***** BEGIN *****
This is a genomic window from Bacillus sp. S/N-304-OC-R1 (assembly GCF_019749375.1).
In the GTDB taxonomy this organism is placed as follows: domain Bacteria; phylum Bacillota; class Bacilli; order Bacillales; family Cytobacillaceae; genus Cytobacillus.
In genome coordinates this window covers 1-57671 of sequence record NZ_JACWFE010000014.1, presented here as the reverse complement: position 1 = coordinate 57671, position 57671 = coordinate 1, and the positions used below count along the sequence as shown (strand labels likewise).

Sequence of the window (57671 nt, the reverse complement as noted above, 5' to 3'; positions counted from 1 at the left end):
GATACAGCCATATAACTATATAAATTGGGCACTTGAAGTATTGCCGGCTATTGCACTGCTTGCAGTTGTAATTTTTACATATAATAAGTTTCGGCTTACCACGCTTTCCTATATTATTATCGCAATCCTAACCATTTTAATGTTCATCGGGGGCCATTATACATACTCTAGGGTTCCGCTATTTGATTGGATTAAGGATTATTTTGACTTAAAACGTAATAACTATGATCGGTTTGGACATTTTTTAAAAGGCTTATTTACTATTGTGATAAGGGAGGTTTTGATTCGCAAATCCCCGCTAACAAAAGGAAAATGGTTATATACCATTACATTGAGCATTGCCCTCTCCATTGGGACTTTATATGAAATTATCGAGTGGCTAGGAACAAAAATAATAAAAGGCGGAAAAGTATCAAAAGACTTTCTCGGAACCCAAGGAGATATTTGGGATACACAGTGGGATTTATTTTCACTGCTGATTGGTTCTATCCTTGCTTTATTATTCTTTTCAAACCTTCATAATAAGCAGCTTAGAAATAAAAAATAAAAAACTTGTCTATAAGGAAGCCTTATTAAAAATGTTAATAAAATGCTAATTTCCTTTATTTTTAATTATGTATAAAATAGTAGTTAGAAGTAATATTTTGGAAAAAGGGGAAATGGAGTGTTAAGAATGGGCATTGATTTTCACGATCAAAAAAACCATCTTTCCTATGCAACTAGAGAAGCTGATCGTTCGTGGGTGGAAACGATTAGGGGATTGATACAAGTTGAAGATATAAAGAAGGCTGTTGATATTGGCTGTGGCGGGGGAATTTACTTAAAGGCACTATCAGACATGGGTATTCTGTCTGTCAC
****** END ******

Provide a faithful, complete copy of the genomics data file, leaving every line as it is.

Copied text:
This is a genomic window from Bacillus sp. S/N-304-OC-R1 (assembly GCF_019749375.1).
In the GTDB taxonomy this organism is placed as follows: domain Bacteria; phylum Bacillota; class Bacilli; order Bacillales; family Cytobacillaceae; genus Cytobacillus.
In genome coordinates this window covers 1-57671 of sequence record NZ_JACWFE010000014.1, presented here as the reverse complement: position 1 = coordinate 57671, position 57671 = coordinate 1, and the positions used below count along the sequence as shown (strand labels likewise).

Sequence of the window (57671 nt, the reverse complement as noted above, 5' to 3'; positions counted from 1 at the left end):
GATACAGCCATATAACTATATAAATTGGGCACTTGAAGTATTGCCGGCTATTGCACTGCTTGCAGTTGTAATTTTTACATATAATAAGTTTCGGCTTACCACGCTTTCCTATATTATTATCGCAATCCTAACCATTTTAATGTTCATCGGGGGCCATTATACATACTCTAGGGTTCCGCTATTTGATTGGATTAAGGATTATTTTGACTTAAAACGTAATAACTATGATCGGTTTGGACATTTTTTAAAAGGCTTATTTACTATTGTGATAAGGGAGGTTTTGATTCGCAAATCCCCGCTAACAAAAGGAAAATGGTTATATACCATTACATTGAGCATTGCCCTCTCCATTGGGACTTTATATGAAATTATCGAGTGGCTAGGAACAAAAATAATAAAAGGCGGAAAAGTATCAAAAGACTTTCTCGGAACCCAAGGAGATATTTGGGATACACAGTGGGATTTATTTTCACTGCTGATTGGTTCTATCCTTGCTTTATTATTCTTTTCAAACCTTCATAATAAGCAGCTTAGAAATAAAAAATAAAAAACTTGTCTATAAGGAAGCCTTATTAAAAATGTTAATAAAATGCTAATTTCCTTTATTTTTAATTATGTATAAAATAGTAGTTAGAAGTAATATTTTGGAAAAAGGGGAAATGGAGTGTTAAGAATGGGCATTGATTTTCACGATCAAAAAAACCATCTTTCCTATGCAACTAGAGAAGCTGATCGTTCGTGGGTGGAAACGATTAGGGGATTGATACAAGTTGAAGATATAAAGAAGGCTGTTGATATTGGCTGTGGCGGGGGAATTTACTTAAAGGCACTATCAGACATGGGTATTCTGTCTGTCAC